Complaint filed over Donald Trump Foundation’s ties to Pam Bondi

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A watchdog group on Monday filed a complaint against Republican presidential candidate Donald Trump‘s foundation, saying it violated its tax-exempt status when it contributed $25,000 in 2013 toward Attorney General Pam Bondi‘s re-election.

Citizens for Responsibility and Ethics in Washington, or CREW, asked the Internal Revenue Service to “investigate whether the Trump Foundation violated federal law.” The group also said the foundation failed to disclose the contribution in its annual financial disclosure.

In September 2013, the foundation gave $25,000 to “And Justice for All,” an electioneering communications organization (ECO) that supported Bondi’s re-election. Under state law, ECOs can only pay for things such as television, radio or digital ads.

The donation came about the same time that New York Attorney General Eric Schneiderman sued Trump for $40 million, citing dozens of complaints about the now-defunct “Trump University.”

Schneiderman alleged the program enticed students with a get-rich-from-real-estate scheme, then socked them with expensive and sub-par seminars. Bondi did not get involved with that suit, which is still pending.

The watchdog’s complaint, filed 2½ years after the contribution was made, comes as Trump is barreling toward the GOP nomination, with 678 delegates. To clinch, he needs 1,237 by the Republican National Convention this June in Cleveland.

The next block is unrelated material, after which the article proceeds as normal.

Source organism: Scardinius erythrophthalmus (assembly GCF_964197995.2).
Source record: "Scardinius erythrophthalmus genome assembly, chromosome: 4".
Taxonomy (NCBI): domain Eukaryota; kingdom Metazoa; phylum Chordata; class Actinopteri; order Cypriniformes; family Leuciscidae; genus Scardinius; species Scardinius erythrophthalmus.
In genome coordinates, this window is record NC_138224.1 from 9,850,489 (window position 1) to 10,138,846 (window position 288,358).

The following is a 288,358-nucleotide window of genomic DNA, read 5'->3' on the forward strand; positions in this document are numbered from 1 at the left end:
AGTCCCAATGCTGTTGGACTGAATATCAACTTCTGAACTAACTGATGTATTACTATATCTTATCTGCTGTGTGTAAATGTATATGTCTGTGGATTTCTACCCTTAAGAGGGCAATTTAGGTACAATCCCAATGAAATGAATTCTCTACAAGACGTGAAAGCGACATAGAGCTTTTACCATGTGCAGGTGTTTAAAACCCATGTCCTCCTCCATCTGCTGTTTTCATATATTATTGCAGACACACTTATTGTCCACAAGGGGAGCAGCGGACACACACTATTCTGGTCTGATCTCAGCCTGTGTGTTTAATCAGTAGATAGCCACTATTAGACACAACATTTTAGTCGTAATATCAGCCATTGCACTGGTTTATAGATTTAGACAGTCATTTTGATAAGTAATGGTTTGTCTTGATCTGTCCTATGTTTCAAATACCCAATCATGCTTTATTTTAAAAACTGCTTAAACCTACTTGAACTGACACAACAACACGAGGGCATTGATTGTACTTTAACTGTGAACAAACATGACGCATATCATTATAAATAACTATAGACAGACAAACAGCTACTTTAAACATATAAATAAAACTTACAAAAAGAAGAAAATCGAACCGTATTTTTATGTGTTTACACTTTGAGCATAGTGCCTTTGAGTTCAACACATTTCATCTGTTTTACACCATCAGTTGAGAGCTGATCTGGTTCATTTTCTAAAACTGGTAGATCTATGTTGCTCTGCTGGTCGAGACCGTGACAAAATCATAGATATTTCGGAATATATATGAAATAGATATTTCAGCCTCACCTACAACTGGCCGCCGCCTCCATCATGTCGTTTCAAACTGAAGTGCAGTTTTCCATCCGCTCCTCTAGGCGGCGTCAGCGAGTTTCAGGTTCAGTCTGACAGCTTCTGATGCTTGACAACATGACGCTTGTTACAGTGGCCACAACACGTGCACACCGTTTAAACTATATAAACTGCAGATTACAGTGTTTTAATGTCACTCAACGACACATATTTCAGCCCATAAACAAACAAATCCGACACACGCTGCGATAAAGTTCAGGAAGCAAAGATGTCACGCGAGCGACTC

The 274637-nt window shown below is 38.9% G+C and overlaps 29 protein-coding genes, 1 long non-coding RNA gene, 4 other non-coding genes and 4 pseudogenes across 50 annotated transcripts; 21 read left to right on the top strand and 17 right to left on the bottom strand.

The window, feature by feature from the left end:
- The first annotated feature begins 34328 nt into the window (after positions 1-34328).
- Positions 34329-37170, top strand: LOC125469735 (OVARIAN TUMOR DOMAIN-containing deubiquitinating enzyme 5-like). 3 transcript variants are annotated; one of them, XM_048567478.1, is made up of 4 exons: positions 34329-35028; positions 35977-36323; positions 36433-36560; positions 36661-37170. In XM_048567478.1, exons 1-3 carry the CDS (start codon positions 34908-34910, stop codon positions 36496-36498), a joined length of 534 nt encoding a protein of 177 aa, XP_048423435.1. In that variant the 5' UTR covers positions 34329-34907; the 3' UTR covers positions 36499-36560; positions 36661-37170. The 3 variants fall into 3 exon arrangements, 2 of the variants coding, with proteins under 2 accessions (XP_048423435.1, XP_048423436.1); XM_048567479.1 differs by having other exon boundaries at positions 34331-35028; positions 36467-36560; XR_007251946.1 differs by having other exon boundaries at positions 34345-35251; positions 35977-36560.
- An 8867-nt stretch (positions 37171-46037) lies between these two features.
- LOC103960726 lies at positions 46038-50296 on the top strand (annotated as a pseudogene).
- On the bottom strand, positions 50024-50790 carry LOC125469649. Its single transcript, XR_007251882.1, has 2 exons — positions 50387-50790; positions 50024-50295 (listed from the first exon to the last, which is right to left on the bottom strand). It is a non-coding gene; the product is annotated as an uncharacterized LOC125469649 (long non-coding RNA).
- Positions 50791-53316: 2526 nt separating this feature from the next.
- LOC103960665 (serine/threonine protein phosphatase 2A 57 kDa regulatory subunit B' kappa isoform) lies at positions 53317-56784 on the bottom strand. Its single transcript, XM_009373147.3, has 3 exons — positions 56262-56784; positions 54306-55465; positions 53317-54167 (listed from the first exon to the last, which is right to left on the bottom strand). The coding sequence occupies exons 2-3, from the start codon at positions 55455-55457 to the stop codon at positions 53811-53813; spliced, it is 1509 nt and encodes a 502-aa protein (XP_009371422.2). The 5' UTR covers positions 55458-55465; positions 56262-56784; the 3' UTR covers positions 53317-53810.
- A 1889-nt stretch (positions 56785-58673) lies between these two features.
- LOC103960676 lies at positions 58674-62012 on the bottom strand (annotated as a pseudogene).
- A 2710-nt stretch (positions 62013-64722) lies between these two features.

Bondi won re-election to a second and final term in 2014, notching a double-digit margin over Democratic challenger George Sheldon and Libertarian candidate Bill Wohlsifer. She has since endorsed Trump for president.

The complaint says that Trump’s foundation, as a 501(c)(3) group under federal tax law, is “prohibited from all political activity, including contributing to political organizations.”

“The rules are clear: A tax-exempt charitable foundation cannot support a political group,” CREW Executive Director Noah Bookbinder said in a statement. “The apparent failure to tell the IRS about this political activity makes matters worse and is something we’ve seen too many organizations doing lately.”

The Trump Organization did not immediately respond to an email for comment. A spokesman for Bondi also declined comment Monday afternoon, saying the matter “does not involve the Florida Attorney General’s Office.”

Sheldon used the contribution as political fodder during the campaign, essentially accusing her of a pay-for-play deal. Bondi angrily denied that charge at an Associated Press legislative planning session at the Capitol in January 2014, calling it “untrue … despicable,” and “a lie.”

Bondi said her office received “one complaint” in 2011, which was closed by her citizen services’ staff, according to a Tampa Tribune account. Because the New York case sought relief for all former students, Bondi did not get involved with that lawsuit, she said.

“One complaint does not make for an active investigation,” she said. “I wrote (Sheldon’s comments) down because I’m not letting this one go … He said I would make an investigation ‘evaporate’? For a campaign contribution? Come on.”

Before joining Florida Politics, journalist and attorney James Rosica was state government reporter for The Tampa Tribune. He attended journalism school in Washington, D.C., working at dailies and weekly papers in Philadelphia after graduation. Rosica joined the Tallahassee Democrat in 1997, later moving to the courts beat, where he reported on the 2000 presidential recount. In 2005, Rosica left journalism to attend law school in Philadelphia, afterwards working part time for a public-interest law firm. Returning to writing, he covered three legislative sessions in Tallahassee for The Associated Press, before joining the Tribune’s re-opened Tallahassee bureau in 2013. He can be reached at